"It's really amazing the number of Georgia artists who are hot in Nashville right now," Davidson said. "Nashville today is all about Georgia. One of my goals with the festival -- if not this year then soon -- is to make it at least all Georgia headliners. And those Georgia artists who are huge right now -- Luke, Lady Antebellum, Travis Tritt, Zac Brown, Sugarland, Billy Currington, Alan Jackson, Brantley Gilbert -- those are the folks I'm talking to.

"I have not been involved in, nor am I aware of, any discussions to bring the Georgia Music Hall of Fame to Albany on a permanent basis, but I can't think of a better permanent home than the birthplace of Ray Charles and other Georgia music giants."

Shugart mentioned in an article that ran in The Albany Herald last week the possibility of bringing the Hall of Fame artifacts that are currently being stored at the University of Georgia in Athens to a permanent site in Albany. Lisa Love, the chairwoman of the Georgia Music Foundation, responded to that article in an email to The Herald:

"In response to the article that ran Friday, I appreciate the opportunity to provide some clarification," Love wrote. "The addition of the Southwest Georgia Music & Arts Festival is an exciting development for Georgia and can bring cultural and economic benefits to the region and the state. However, the article implied that the Georgia Music Hall of Fame Authority and the Georgia Music Foundation are one and the same, and in fact they are not.

"Although the two are, understandably, often confused, these two entities are very different. Any decision regarding the Georgia Music Hall of Fame rests exclusively with the Georgia Music Hall of Fame Authority, and to my knowledge the Authority has not been contacted by anyone from Albany.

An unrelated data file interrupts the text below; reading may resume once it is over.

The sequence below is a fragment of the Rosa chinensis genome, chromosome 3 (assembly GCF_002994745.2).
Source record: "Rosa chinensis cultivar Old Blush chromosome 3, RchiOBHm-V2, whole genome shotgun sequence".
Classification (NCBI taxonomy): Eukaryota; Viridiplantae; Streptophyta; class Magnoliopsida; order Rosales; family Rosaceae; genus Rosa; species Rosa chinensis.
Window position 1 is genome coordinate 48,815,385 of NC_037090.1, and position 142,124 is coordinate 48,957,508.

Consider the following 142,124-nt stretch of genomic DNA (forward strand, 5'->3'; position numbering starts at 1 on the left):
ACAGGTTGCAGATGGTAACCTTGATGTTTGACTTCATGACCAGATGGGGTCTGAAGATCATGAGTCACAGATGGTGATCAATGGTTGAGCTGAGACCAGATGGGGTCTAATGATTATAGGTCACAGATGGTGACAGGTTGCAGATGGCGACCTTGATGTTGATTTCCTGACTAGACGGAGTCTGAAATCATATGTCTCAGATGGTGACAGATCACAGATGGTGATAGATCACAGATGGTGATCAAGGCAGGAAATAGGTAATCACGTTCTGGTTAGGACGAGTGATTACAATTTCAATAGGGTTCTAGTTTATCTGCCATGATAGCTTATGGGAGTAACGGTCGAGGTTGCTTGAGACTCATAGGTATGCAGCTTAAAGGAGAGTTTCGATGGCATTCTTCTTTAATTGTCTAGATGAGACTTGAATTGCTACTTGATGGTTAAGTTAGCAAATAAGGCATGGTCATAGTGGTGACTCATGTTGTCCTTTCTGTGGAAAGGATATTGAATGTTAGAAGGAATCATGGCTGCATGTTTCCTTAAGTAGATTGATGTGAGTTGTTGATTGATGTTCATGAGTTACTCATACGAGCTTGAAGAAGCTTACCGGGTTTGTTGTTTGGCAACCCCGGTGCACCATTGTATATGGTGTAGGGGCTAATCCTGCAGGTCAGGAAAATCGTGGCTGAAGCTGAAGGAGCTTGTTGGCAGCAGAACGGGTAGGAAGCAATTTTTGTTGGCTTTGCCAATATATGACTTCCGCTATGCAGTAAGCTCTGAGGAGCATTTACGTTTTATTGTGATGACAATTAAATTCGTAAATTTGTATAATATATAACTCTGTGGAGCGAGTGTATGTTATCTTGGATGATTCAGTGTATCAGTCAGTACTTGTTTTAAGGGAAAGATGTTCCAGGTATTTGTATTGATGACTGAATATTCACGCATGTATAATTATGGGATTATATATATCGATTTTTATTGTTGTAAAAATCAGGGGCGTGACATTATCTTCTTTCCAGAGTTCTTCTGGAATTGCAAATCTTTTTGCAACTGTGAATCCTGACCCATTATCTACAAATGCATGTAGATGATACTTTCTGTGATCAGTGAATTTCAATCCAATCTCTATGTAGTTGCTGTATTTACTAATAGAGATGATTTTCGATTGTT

"I serve on the board of the Georgia Music Foundation Inc. along with Dallas Davidson. The Foundation did work with the Hall of Fame for 15 years to cultivate and provide stewardship of the collection of artifacts at the Hall of Fame, but following the Authority's decision to close the museum last June, the Foundation remained committed to its mission of preserving and promoting Georgia music and exploring new ways to fulfill that mission."

Love further wrote: "The Foundation publishes 'Georgia Music' magazine and is establishing partnerships with institutions including the University of Georgia and the University of West Georgia on projects that preserve and document our state's rich musical heritage. The Foundation is also exploring initiatives to help publicize and promote musicians and music-related businesses statewide with all fundraising activities supporting these programs exclusively, and not, as erroneously reported, for locating a future Music Hall of Fame.

"Any questions regarding the future of the Hall of Fame should be directed to the Georgia Music Hall of Fame Authority.

"Again, we applaud the establishment of the Southwest Georgia Music & Arts Festival and its valuable addition to Georgia's creative and cultural landscape."

Comments

RedEric 2 years, 2 months ago

This is amazing! All of the talent and energy in SWGA coming together...again. Maybe it will make enough people forget about moving and think about rebuilding Albany. It is still a beautiful city and is worth the attention. I am Really looking forward to this event. Even an old rock and roller can go country.

2

FryarTuk 2 years, 2 months ago

A lot of good will come from this event! As a small business owner, I'm in. I know a lot of others are too. It will be fun and will elevate the community's profile. You folks are super!

1